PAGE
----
The financing arrangements for the Secretariat have always been problematic. The fundamental issue has been, and is, a concern within MAAIF that the Secretariat budget has to be fitted within the MAAIF budget ceiling whilst contributing to the activities of other Ministries. The problem has been exacerbated this year by the non-availability of EU Stabex Funds, which have been used to meet any budget shortfall in recent years. The problem is likely to remain as long as the PMA Secretariat is a unit within MAAIF, and would not necessarily be resolved by an assurance from MFPED that MAAIF’s MTEF ceiling has been raised to accommodate the full budget costs of the Secretariat.

An alternative to the current arrangement considered by the Evaluation is for the Secretariat to be a unit within MFPED reporting to the PS MFPED. This presents a number of potential advantages: the Secretariat’s budget would come under the MFPED budget ceiling and would free MAAIF from what it considers to be an unfair burden; the new location would emphasise the Secretariat’s multi-sectoral coordination role; it may also increase institutional buy-in from those agencies that fail to appreciate this role because of the Secretariat’s location in MAAIF. However, it is not evident to the Evaluation that these outcomes would necessarily be achieved by moving the Secretariat to MFPED. On balance therefore, the Evaluation recommends no change in the institutional home of the Secretariat.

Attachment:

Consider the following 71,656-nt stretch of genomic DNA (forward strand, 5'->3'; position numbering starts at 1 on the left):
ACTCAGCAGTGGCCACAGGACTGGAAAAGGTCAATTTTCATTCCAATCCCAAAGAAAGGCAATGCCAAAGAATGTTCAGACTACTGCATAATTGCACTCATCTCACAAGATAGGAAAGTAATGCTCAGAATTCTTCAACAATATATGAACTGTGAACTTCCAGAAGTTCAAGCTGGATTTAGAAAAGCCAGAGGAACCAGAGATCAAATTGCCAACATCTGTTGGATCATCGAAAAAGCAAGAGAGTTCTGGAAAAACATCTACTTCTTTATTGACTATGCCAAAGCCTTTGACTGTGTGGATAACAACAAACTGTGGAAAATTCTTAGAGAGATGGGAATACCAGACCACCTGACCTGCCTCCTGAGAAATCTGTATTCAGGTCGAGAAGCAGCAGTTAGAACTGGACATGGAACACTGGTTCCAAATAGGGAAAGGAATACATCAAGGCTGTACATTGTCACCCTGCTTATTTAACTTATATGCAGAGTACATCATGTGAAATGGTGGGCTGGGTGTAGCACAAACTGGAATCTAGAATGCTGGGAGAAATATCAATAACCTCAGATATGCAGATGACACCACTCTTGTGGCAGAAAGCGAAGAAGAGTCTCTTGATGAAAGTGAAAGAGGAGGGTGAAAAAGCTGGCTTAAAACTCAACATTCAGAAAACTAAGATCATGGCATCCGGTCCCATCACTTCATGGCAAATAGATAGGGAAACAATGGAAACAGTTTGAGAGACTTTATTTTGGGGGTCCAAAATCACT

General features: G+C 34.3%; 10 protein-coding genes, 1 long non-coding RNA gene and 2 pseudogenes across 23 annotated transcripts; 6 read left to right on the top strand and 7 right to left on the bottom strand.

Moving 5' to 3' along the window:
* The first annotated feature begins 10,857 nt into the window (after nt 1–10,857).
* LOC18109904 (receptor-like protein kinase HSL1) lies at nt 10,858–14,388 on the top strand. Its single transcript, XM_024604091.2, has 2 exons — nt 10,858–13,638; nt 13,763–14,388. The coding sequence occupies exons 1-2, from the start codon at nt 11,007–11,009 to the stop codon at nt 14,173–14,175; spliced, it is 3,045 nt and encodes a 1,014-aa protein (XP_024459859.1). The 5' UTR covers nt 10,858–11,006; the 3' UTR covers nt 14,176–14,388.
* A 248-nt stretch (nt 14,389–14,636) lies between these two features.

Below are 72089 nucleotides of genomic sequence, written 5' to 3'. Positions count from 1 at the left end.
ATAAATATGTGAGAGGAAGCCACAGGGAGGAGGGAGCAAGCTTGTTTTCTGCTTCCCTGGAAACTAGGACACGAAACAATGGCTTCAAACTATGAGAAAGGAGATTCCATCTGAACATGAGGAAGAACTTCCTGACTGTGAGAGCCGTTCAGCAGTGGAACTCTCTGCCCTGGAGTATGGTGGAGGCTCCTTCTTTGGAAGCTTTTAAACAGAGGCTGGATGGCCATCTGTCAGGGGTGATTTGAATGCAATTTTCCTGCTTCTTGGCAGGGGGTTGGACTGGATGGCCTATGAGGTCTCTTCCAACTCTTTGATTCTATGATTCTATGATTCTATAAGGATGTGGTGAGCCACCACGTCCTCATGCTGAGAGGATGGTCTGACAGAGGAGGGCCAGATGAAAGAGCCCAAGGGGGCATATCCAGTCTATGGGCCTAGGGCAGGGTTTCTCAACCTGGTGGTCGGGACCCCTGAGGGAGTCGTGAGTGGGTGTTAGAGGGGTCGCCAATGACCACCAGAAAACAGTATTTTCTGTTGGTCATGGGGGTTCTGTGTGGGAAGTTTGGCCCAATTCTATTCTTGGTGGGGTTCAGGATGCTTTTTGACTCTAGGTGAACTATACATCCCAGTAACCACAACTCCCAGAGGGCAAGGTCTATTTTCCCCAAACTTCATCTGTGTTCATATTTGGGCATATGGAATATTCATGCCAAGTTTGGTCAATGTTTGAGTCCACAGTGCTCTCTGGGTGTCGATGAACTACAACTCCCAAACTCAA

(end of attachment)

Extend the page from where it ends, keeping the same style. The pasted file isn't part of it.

Relevance and efficiency of the services and activities of the Secretariat. The TORs of the Secretariat are very demanding, given that the ’professional’ staff consists of the director, two programme officers and a social development specialist. Between them their regular functions include: supplying secretarial services to the PMA SC and the nine technical sub-committees; preparing position papers to support the formulation of government policies, strategies, investment plans and bills; monitoring the performance of the PMA process through organising the JAR and quarterly and annual reports; monitoring the performance of the NSCG; supervising taskforces and consultants; preparation of press releases, etc. Nevertheless, the overall level of service provided by the Secretariat is of a very high standard. However, in their functional analysis the staff identified certain areas where they felt they could improve their performance and the Evaluation agrees with their analysis.

  • Strategic outsourcing. More use could be made of strategic outsourcing of monitoring activities to consultants, with the Secretariat focusing on quality assurance (see below). Related to this is a need to upgrade the consultant database and evaluate the work of consultants more critically.